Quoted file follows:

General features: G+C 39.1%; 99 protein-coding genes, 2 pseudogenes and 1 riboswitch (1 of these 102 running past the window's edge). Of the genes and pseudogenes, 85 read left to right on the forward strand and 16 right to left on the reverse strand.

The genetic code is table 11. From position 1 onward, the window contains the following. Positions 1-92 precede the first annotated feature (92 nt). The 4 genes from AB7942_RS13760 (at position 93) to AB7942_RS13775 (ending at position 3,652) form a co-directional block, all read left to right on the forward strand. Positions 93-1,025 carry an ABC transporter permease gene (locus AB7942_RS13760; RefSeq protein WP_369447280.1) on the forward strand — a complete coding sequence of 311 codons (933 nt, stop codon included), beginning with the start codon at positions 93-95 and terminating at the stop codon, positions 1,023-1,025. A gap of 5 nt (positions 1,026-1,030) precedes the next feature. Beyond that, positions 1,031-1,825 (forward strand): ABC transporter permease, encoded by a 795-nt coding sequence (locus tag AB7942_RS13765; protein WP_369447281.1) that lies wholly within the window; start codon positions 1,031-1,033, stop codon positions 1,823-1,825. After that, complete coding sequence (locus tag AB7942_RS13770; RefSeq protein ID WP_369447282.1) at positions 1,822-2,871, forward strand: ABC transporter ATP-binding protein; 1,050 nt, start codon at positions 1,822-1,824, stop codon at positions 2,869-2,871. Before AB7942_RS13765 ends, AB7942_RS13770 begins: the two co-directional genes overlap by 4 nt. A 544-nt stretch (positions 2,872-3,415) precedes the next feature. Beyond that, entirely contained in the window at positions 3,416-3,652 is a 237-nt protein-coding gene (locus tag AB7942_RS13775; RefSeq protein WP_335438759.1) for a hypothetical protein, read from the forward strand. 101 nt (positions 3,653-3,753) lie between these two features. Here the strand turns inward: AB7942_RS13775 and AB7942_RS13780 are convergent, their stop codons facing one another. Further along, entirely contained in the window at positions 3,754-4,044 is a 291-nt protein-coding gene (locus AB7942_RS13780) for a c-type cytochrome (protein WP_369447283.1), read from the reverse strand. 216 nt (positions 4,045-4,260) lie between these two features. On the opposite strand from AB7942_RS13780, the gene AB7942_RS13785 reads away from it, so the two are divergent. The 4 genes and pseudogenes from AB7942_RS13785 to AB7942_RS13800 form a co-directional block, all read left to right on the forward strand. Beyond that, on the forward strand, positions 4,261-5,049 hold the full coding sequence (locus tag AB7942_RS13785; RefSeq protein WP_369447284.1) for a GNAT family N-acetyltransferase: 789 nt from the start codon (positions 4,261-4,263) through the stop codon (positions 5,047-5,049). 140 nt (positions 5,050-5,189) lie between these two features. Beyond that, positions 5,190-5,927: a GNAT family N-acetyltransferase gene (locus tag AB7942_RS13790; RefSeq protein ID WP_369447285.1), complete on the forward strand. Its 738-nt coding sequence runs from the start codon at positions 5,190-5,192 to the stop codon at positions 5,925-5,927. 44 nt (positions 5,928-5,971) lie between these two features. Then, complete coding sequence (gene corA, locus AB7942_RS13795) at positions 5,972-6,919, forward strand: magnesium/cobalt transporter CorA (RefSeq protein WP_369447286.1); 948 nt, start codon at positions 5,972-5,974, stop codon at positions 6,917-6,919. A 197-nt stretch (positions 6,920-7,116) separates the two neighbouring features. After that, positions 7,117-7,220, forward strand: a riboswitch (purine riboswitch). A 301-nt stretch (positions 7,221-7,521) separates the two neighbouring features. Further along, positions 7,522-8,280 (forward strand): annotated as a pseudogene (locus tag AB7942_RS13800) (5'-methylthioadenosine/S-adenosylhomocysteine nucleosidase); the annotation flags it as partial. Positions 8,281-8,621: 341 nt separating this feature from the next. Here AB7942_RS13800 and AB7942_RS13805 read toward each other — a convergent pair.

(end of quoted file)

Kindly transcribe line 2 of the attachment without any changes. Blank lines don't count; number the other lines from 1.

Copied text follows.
The genetic code is table 11. From position 1 onward, the window contains the following. Positions 1-92 precede the first annotated feature (92 nt). The 4 genes from AB7942_RS13760 (at position 93) to AB7942_RS13775 (ending at position 3,652) form a co-directional block, all read left to right on the forward strand. Positions 93-1,025 carry an ABC transporter permease gene (locus AB7942_RS13760; RefSeq protein WP_369447280.1) on the forward strand — a complete coding sequence of 311 codons (933 nt, stop codon included), beginning with the start codon at positions 93-95 and terminating at the stop codon, positions 1,023-1,025. A gap of 5 nt (positions 1,026-1,030) precedes the next feature. Beyond that, positions 1,031-1,825 (forward strand): ABC transporter permease, encoded by a 795-nt coding sequence (locus tag AB7942_RS13765; protein WP_369447281.1) that lies wholly within the window; start codon positions 1,031-1,033, stop codon positions 1,823-1,825. After that, complete coding sequence (locus tag AB7942_RS13770; RefSeq protein ID WP_369447282.1) at positions 1,822-2,871, forward strand: ABC transporter ATP-binding protein; 1,050 nt, start codon at positions 1,822-1,824, stop codon at positions 2,869-2,871. Before AB7942_RS13765 ends, AB7942_RS13770 begins: the two co-directional genes overlap by 4 nt. A 544-nt stretch (positions 2,872-3,415) precedes the next feature. Beyond that, entirely contained in the window at positions 3,416-3,652 is a 237-nt protein-coding gene (locus tag AB7942_RS13775; RefSeq protein WP_335438759.1) for a hypothetical protein, read from the forward strand. 101 nt (positions 3,653-3,753) lie between these two features. Here the strand turns inward: AB7942_RS13775 and AB7942_RS13780 are convergent, their stop codons facing one another. Further along, entirely contained in the window at positions 3,754-4,044 is a 291-nt protein-coding gene (locus AB7942_RS13780) for a c-type cytochrome (protein WP_369447283.1), read from the reverse strand. 216 nt (positions 4,045-4,260) lie between these two features. On the opposite strand from AB7942_RS13780, the gene AB7942_RS13785 reads away from it, so the two are divergent. The 4 genes and pseudogenes from AB7942_RS13785 to AB7942_RS13800 form a co-directional block, all read left to right on the forward strand. Beyond that, on the forward strand, positions 4,261-5,049 hold the full coding sequence (locus tag AB7942_RS13785; RefSeq protein WP_369447284.1) for a GNAT family N-acetyltransferase: 789 nt from the start codon (positions 4,261-4,263) through the stop codon (positions 5,047-5,049). 140 nt (positions 5,050-5,189) lie between these two features. Beyond that, positions 5,190-5,927: a GNAT family N-acetyltransferase gene (locus tag AB7942_RS13790; RefSeq protein ID WP_369447285.1), complete on the forward strand. Its 738-nt coding sequence runs from the start codon at positions 5,190-5,192 to the stop codon at positions 5,925-5,927. 44 nt (positions 5,928-5,971) lie between these two features. Then, complete coding sequence (gene corA, locus AB7942_RS13795) at positions 5,972-6,919, forward strand: magnesium/cobalt transporter CorA (RefSeq protein WP_369447286.1); 948 nt, start codon at positions 5,972-5,974, stop codon at positions 6,917-6,919. A 197-nt stretch (positions 6,920-7,116) separates the two neighbouring features. After that, positions 7,117-7,220, forward strand: a riboswitch (purine riboswitch). A 301-nt stretch (positions 7,221-7,521) separates the two neighbouring features. Further along, positions 7,522-8,280 (forward strand): annotated as a pseudogene (locus tag AB7942_RS13800) (5'-methylthioadenosine/S-adenosylhomocysteine nucleosidase); the annotation flags it as partial. Positions 8,281-8,621: 341 nt separating this feature from the next. Here AB7942_RS13800 and AB7942_RS13805 read toward each other — a convergent pair.